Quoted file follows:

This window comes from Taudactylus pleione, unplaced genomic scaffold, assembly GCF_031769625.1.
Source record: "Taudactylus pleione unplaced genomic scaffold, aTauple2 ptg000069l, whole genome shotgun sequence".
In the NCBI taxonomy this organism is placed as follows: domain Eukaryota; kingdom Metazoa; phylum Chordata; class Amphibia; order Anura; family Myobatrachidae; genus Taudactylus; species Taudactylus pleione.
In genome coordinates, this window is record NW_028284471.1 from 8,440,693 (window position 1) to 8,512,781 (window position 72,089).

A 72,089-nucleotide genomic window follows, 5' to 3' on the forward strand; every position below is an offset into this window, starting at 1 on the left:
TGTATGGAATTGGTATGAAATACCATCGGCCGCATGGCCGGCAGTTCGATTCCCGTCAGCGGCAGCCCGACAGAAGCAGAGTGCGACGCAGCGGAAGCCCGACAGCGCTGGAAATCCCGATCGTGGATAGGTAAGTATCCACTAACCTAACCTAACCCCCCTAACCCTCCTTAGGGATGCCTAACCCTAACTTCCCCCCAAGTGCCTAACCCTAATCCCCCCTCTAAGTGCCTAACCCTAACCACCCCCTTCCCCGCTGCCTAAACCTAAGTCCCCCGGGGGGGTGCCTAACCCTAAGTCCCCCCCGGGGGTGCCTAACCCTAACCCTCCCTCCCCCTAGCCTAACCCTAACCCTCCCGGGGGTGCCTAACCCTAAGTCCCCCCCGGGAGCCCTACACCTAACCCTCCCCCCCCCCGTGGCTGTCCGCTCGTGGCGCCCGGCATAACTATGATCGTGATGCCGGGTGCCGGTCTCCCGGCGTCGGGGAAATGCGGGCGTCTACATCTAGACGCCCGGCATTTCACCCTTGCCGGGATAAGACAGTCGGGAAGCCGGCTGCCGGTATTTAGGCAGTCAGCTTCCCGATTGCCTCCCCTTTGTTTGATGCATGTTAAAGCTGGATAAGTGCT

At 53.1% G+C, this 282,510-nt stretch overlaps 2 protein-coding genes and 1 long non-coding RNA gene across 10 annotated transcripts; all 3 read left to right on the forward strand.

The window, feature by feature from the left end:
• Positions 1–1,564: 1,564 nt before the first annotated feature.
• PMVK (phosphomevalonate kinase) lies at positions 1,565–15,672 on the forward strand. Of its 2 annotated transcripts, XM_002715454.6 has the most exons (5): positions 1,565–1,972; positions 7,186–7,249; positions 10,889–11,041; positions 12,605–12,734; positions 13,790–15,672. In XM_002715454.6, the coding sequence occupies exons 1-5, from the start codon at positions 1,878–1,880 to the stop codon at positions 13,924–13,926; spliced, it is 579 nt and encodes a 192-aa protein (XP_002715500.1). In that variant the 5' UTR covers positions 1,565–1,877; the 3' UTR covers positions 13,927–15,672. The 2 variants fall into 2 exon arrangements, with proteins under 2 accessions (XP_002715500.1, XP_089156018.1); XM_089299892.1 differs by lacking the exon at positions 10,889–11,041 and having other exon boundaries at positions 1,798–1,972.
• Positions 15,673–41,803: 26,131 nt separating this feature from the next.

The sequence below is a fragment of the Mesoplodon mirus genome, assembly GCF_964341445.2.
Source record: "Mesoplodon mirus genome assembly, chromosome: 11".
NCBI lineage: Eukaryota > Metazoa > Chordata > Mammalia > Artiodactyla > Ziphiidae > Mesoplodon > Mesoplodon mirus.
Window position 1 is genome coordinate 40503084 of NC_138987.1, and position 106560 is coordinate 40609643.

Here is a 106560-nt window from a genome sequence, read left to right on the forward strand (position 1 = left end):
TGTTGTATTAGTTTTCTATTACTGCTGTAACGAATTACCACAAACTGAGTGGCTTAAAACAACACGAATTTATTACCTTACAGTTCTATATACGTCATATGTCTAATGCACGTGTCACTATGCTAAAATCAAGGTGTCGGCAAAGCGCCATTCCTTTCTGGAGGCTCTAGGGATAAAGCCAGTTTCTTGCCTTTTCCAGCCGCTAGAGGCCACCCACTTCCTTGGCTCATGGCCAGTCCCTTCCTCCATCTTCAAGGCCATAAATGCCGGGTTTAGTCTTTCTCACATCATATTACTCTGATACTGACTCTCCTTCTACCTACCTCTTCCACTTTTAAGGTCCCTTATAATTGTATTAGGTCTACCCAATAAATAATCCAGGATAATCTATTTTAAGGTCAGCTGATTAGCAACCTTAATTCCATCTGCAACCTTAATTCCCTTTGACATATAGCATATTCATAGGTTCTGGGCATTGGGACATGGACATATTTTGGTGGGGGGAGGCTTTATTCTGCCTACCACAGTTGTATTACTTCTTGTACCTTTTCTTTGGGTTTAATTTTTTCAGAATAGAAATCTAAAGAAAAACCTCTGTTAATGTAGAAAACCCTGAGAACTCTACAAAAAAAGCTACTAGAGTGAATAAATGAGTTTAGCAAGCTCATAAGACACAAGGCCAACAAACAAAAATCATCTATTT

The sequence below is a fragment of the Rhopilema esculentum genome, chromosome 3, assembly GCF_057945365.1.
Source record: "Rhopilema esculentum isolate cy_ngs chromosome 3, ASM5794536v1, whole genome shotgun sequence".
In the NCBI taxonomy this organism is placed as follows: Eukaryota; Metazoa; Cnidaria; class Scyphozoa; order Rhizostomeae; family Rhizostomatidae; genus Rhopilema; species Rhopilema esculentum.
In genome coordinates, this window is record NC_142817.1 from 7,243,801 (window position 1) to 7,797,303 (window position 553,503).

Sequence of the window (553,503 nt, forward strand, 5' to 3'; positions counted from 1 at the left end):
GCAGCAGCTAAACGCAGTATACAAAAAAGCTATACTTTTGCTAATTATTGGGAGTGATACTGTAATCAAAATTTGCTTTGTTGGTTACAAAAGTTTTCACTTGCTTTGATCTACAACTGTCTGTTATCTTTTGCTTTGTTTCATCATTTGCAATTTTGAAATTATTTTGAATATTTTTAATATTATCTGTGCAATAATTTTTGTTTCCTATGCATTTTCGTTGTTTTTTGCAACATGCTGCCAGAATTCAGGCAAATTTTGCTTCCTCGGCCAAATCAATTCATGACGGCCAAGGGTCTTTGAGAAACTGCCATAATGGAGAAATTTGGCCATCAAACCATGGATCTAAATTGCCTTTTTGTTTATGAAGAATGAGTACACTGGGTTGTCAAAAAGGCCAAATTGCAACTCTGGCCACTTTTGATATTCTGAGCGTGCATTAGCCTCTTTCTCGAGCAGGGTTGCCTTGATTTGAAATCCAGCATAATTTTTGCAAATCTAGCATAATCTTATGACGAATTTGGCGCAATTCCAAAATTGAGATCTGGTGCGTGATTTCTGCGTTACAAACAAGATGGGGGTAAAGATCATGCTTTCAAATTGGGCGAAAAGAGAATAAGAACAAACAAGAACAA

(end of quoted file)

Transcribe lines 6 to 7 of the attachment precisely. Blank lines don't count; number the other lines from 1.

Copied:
TGTATGGAATTGGTATGAAATACCATCGGCCGCATGGCCGGCAGTTCGATTCCCGTCAGCGGCAGCCCGACAGAAGCAGAGTGCGACGCAGCGGAAGCCCGACAGCGCTGGAAATCCCGATCGTGGATAGGTAAGTATCCACTAACCTAACCTAACCCCCCTAACCCTCCTTAGGGATGCCTAACCCTAACTTCCCCCCAAGTGCCTAACCCTAATCCCCCCTCTAAGTGCCTAACCCTAACCACCCCCTTCCCCGCTGCCTAAACCTAAGTCCCCCGGGGGGGTGCCTAACCCTAAGTCCCCCCCGGGGGTGCCTAACCCTAACCCTCCCTCCCCCTAGCCTAACCCTAACCCTCCCGGGGGTGCCTAACCCTAAGTCCCCCCCGGGAGCCCTACACCTAACCCTCCCCCCCCCCGTGGCTGTCCGCTCGTGGCGCCCGGCATAACTATGATCGTGATGCCGGGTGCCGGTCTCCCGGCGTCGGGGAAATGCGGGCGTCTACATCTAGACGCCCGGCATTTCACCCTTGCCGGGATAAGACAGTCGGGAAGCCGGCTGCCGGTATTTAGGCAGTCAGCTTCCCGATTGCCTCCCCTTTGTTTGATGCATGTTAAAGCTGGATAAGTGCT

At 53.1% G+C, this 282,510-nt stretch overlaps 2 protein-coding genes and 1 long non-coding RNA gene across 10 annotated transcripts; all 3 read left to right on the forward strand.